Virgil and the Libyan crisis
The Aeneid, Virgil’s epic Latin poem, offers as profound an insight into the current Libyan crisis as any 24-hour news channel, argues Robert Zaretsky.
As Libya collapsed into chaos, its cities aflame, its leader filled with bloodlust and its people massing along the Mediterranean in quest of shelter, we perhaps told ourselves we had seen all of this before. Not on the BBC or Al Jazeera, but instead in a half-forgotten Latin class. More than two millennia ago, the Roman poet Virgil sang of arms and the man in his epic poem, the Aeneid. Like Virgil’s hero Aeneas, we are seeking answers to a deadly mayhem that, unwittingly, we in the West have helped create in Libya.
Aeneas barely escapes the conflagration of his native Troy – located on the Mediterranean coast of present-day Turkey – with his father and son, leaving behind a city whose streets had been turned by the marauding Greeks into a pool of blood and guts. Leading a group of ragged refugees, he attempts to find a new home; a hopeless task since the gods have given him neither a map nor instructions. His ships eventually land on the coast of ancient Libya, near the city of Carthage (close to present-day Tunis), ruled by Dido. The queen, who welcomes Aeneas and his homeless stragglers, falls in love with her handsome guest. Yet when Aeneas, by order of the gods, sets sail from Carthage, his spurned lover swears eternal enmity between East and West.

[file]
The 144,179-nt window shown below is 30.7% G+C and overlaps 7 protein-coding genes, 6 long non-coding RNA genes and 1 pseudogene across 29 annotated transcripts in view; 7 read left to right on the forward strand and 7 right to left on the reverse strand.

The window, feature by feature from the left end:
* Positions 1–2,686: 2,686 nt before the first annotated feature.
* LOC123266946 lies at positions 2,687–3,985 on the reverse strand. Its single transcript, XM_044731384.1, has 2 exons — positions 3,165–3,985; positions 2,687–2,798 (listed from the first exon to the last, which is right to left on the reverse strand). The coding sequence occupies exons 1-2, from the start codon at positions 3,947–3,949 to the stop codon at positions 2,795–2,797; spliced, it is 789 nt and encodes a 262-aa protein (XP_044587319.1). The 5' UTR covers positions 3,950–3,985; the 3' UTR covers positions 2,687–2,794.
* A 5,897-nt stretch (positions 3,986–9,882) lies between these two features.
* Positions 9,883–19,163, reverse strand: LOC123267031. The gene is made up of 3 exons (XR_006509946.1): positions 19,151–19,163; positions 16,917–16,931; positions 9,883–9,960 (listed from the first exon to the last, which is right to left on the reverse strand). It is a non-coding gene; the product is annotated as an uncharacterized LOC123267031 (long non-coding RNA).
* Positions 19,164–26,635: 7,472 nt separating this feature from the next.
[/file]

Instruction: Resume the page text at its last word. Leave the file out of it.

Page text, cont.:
No love between our peoples, ever ...
Shore clash with shore, sea against sea and sword against sword –
this is my curse – war between all
our peoples, all their people, endless war!
Dido, who then commits suicide, was as good as her word. From the third to first centuries BC Rome and Carthage collided in three monumental Punic wars, climaxing with the utter destruction of Dido’s city. But in Virgil’s brilliant back to the future move Aeneas learns about these wars yet to happen when he is packed off to the underworld. It is there that he meets the shade of his father, Anchises. As they view an otherworldly parade of fellow shades, Anchises teaches Rome’s destiny to Aeneas. All of these heroes, from the Gracchi to Cato, Scipio to Caesar, are fated to shoulder the greatest of gifts and burdens. Their arts will put their ‘stamp on the works and ways of peace/to spare the defeated, break the proud.’ The message is clear: Rome’s fate is to rule over ‘empire without end’.
Far less clear is whether Aeneas understands his father’s lesson. While his father exhorts and warns, his son simply stares ‘raptly’ at the sights of Rome’s future glory. Similarly, as the poem approaches its appalling climax, when he kills an opponent who pleads for mercy, Aeneas is little more than a captive of images. When the gods give him a shield embossed with ambiguous representations of Rome’s future glory Aeneas is filled with uncomprehending wonder at the weapon he will carry into battle. These scenes suggest not only that images are far more powerful than words, but also that cries of passion will inevitably drown out calls for reason.
In 19 BC, while he lay dying in Brundisium, Virgil, who believed the poem needed another three years of work, asked that it be burned. But Augustus overruled the poet’s request, a fitting decision for the man who, in a crucial sense, was responsible for the poem’s birth. He had commissioned the poem and, no less importantly, by imposing peace upon a nation bloodied by more than a century of civil war, Augustus had created the political stability that allowed Virgil to write it. But Virgil was also compelled to explore, if only poetically, the consequences of the brutal means by which Augustus had won the peace from which he and the rest of the world now benefited.